On Lifestyle Diversification in Retirement
The task was simple. Each team was given an envelope and one specific goal:
Start a business and earn as much money as possible within two hours using only the money inside the envelope.
The problem? Each envelope only contained $5.
It was a Wednesday afternoon and each team had until Sunday night to finish the challenge. They could plan as much as they wanted, but as soon as they split open their envelope containing the $5, their two hour window would begin. If that wasn’t hard enough, each team would have to create a single slide summary of what they did and present it to their fellow students the following Monday.
What would you do if you were given this task? How would you maximize your earnings in two hours with only $5 to start?
This was the assignment given to students at Stanford’s Graduate School of Business. So how did they approach this problem? Professor Tina Seelig, the creator of the $5 challenge, recalls her experience:
When I ask this question to most groups, someone usually shouts out, “Go to Las Vegas,” or “Buy a lottery ticket.” This gets a big laugh. These folks would take a significant risk in return for a small chance at earning a big reward. The next most common suggestion is to set up a car wash or lemonade stand, using the five dollars to purchase the starting materials. This is a fine option for those interested in earning a few extra dollars of spending money in two hours. But most of my students eventually found a way to move far beyond the standard responses. They took seriously the challenge to question traditional assumptions — exposing a wealth of possibilities — in order to create as much value as possible.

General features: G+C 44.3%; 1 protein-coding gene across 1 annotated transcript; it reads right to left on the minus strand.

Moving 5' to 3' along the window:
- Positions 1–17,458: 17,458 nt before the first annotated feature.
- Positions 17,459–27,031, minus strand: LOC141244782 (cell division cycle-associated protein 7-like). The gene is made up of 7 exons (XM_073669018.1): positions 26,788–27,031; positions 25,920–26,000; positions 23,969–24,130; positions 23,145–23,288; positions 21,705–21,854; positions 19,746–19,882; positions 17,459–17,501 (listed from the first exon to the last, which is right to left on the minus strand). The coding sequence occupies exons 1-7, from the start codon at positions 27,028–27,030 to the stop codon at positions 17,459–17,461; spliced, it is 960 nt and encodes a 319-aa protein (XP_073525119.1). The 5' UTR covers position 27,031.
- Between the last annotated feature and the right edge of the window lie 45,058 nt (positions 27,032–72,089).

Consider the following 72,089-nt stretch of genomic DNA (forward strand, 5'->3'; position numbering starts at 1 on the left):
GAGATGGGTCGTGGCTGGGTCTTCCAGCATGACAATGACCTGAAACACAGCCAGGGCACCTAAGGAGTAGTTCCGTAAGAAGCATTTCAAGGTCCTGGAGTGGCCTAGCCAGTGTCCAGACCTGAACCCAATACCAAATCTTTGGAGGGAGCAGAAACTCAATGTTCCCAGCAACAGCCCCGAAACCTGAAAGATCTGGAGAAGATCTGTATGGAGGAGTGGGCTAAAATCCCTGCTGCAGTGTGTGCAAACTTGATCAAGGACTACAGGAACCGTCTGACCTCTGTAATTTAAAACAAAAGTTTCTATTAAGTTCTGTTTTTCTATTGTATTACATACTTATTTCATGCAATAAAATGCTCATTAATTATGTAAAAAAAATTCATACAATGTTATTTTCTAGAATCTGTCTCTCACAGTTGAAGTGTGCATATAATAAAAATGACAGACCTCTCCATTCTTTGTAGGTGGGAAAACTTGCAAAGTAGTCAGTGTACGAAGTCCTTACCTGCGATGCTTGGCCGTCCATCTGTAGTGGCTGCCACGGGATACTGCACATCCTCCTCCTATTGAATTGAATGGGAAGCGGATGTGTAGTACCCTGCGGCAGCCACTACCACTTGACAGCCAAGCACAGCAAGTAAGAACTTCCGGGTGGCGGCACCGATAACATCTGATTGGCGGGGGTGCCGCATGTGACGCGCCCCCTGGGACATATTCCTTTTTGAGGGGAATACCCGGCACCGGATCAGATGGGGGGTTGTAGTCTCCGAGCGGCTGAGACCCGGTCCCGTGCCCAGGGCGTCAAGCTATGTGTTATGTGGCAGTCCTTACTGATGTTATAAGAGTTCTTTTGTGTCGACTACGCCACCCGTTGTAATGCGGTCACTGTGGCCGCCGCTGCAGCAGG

In fact, the average team earned $200 in profit (a 4000% ROI). How did they do this? They realized that the $5 was a complete distraction. The money was irrelevant to the task. With this in mind, the question became what can you do with nothing to earn the most money? Professor Seeling elaborates:
All of the teams were remarkably inventive. One group identified a problem common in a lot of college towns — the frustratingly long lines at popular restaurants on Saturday night. The team decided to help those people who didn’t want to wait in line. They paired off and booked reservations at several restaurants. As the times for their reservations approached, they sold each reservation for up to $20 to customers who were happy to avoid a long wait.